Bank Risk Proxies and the Crisis of 2007/09: a Comparison
Applied Economics Letters,
The global financial crisis has again shown that it is important to understand the emergence and measurement of risks in the banking sector. However, there is no consensus in the literature which risk proxy works best at the level of the individual bank. A commonly used measure in applied work is the Z-score, which might suffer from calculation issues given poor data quality. Motivated by the variety of bank risk proxies, our analysis reveals that nonperforming assets are a well-suited complement to the Z-score in studies of bank risk.
Stabile Finanzmärkte: Was uns die Forschung lehrt Dossier ...
Bank Risk Proxies and the Crisis of 2007/09: A Comparison
IWH Discussion Papers,
Motivated by the variety of bank risk proxies, our analysis reveals that nonperforming assets are a well-suited complement to the Z-score in studies of bank risk.
We investigate four proxies for bank risk that are frequently used in the literature. Our analysis shows that non-performing assets are a good proxy for bank risk for two reasons. First, non-performing assets nest the alternative proxies as shown by the high share of variation in non-performing assets explained by the Z-score, loan loss reserves and loan loss provisions. Second, non-performing assets are well-suited to explain bank failures one year ahead. The latter point also holds for the Z-score whereby the information content of the Z-score seems to differ from the other variables. We conclude that non-performing assets are a well-suited complement to the Z-score, which may come with calculation issues regarding the volatility of profitability, in studies of bank risk.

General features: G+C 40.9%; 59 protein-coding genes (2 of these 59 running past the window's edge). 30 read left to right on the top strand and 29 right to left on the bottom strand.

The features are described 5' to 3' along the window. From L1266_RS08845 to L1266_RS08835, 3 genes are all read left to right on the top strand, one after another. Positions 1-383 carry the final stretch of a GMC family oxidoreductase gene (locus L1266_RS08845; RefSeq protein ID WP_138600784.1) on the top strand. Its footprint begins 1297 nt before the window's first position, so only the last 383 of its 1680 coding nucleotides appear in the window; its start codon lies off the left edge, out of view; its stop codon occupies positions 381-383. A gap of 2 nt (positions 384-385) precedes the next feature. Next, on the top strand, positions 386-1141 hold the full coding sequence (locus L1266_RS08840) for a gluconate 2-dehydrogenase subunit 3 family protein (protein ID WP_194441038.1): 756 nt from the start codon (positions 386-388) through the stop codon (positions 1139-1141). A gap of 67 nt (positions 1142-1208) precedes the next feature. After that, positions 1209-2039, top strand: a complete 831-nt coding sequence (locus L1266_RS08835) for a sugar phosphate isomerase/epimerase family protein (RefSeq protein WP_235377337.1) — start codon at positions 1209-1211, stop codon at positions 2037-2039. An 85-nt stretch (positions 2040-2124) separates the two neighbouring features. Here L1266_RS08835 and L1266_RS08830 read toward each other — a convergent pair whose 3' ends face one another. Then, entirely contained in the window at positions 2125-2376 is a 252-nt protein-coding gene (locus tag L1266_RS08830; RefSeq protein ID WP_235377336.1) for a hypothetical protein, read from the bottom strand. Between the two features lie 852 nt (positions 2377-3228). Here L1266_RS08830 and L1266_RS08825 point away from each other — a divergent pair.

The Stability of Bank Efficiency Rankings when Risk Preferences and Objectives are Different
The European Journal of Finance,
We analyze the stability of efficiency rankings of German universal banks between 1993 and 2004. First, we estimate traditional efficiency scores with stochastic cost and alternative profit frontier analysis. Then, we explicitly allow for different risk preferences and measure efficiency with a structural model based on utility maximization. Using the almost ideal demand system, we estimate input- and profit-demand functions to obtain proxies for expected return and risk. Efficiency is then measured in this risk-return space. Mean risk-return efficiency is somewhat higher than cost and considerably higher than profit efficiency (PE). More importantly, rank–order correlation between these measures are low or even negative. This suggests that best-practice institutes should not be identified on the basis of traditional efficiency measures alone. Apparently, low cost and/or PE may merely result from alternative yet efficiently chosen risk-return trade-offs.